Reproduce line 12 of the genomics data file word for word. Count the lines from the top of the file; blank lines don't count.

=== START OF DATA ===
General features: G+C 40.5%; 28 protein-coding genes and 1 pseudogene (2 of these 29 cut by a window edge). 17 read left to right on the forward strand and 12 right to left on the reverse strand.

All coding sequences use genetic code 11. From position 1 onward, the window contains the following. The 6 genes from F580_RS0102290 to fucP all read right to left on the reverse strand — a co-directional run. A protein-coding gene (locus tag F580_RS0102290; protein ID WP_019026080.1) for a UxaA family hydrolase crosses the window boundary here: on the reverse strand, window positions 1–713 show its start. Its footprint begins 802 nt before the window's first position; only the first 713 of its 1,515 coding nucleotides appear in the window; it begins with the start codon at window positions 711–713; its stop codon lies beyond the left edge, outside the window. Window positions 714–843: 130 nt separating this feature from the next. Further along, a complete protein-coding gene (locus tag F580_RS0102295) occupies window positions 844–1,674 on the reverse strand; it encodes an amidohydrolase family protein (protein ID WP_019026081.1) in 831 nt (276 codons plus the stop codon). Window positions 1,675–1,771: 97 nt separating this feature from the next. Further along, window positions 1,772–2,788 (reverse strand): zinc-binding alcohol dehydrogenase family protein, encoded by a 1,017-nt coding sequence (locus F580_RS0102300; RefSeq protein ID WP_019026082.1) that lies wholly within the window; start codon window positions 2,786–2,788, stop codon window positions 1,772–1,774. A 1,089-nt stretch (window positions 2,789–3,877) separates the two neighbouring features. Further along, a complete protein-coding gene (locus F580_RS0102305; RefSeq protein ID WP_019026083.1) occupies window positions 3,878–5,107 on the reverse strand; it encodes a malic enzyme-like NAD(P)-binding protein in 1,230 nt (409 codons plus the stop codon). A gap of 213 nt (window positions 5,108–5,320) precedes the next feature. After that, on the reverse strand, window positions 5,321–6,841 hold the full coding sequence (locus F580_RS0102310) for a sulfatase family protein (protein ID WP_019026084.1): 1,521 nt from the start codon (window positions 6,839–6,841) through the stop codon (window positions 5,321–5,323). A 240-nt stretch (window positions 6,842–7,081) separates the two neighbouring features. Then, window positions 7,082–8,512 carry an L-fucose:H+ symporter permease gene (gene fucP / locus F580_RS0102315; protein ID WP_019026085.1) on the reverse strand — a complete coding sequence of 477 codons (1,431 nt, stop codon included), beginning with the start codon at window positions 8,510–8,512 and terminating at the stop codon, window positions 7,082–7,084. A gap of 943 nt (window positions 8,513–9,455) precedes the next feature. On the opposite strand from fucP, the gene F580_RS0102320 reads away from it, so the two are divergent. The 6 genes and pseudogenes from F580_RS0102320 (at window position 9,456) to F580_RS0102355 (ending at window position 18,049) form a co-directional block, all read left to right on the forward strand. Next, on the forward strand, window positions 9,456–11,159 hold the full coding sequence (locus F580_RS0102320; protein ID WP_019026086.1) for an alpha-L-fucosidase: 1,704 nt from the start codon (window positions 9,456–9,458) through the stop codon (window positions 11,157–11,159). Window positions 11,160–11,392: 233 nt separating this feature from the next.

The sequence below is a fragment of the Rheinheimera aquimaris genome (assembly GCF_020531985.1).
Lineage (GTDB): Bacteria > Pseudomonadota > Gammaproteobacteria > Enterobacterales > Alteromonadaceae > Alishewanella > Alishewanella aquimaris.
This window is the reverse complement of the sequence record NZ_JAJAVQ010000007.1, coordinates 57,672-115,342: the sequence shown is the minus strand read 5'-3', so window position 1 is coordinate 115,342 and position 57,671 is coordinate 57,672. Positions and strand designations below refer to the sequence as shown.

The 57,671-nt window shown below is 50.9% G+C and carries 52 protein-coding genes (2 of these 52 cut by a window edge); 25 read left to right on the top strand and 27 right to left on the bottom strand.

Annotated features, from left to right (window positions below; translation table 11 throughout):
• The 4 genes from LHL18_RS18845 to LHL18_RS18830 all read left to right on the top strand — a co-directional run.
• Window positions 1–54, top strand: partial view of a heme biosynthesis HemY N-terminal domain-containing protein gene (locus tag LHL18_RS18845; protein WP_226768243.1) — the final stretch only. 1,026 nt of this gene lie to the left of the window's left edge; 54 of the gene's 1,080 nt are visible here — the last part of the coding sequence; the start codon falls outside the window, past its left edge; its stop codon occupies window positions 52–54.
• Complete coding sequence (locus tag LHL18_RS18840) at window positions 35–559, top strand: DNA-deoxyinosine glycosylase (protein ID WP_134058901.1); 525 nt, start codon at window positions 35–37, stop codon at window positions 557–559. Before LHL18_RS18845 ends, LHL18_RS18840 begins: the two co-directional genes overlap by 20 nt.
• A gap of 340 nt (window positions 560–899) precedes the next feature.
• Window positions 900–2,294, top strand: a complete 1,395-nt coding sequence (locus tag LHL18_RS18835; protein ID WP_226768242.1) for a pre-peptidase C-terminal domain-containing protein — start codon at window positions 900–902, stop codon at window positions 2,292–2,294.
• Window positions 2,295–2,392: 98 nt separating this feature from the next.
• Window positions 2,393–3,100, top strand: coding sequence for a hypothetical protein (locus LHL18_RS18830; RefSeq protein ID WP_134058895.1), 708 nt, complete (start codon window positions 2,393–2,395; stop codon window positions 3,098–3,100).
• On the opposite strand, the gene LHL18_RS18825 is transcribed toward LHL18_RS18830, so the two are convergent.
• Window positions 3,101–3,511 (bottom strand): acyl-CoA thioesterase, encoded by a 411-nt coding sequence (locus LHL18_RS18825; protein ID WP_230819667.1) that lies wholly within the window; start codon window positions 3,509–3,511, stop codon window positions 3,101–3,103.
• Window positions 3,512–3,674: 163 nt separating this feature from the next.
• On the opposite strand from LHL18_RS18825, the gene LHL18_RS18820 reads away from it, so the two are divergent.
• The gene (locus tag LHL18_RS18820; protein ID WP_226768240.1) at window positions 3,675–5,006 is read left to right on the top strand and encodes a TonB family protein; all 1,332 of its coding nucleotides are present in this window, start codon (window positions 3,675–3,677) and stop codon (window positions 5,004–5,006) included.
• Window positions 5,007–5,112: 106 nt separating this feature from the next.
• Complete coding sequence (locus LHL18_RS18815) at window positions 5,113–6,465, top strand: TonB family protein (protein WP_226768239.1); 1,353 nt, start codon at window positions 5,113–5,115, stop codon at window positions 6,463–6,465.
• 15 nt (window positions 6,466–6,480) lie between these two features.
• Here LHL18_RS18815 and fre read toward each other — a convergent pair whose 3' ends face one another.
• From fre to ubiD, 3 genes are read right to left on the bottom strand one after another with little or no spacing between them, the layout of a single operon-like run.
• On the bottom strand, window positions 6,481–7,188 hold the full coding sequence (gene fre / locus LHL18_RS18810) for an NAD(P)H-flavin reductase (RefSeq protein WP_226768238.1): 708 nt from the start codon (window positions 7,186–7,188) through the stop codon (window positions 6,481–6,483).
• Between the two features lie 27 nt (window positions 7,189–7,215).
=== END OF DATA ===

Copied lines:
• Window positions 900–2,294, top strand: a complete 1,395-nt coding sequence (locus tag LHL18_RS18835; protein ID WP_226768242.1) for a pre-peptidase C-terminal domain-containing protein — start codon at window positions 900–902, stop codon at window positions 2,292–2,294.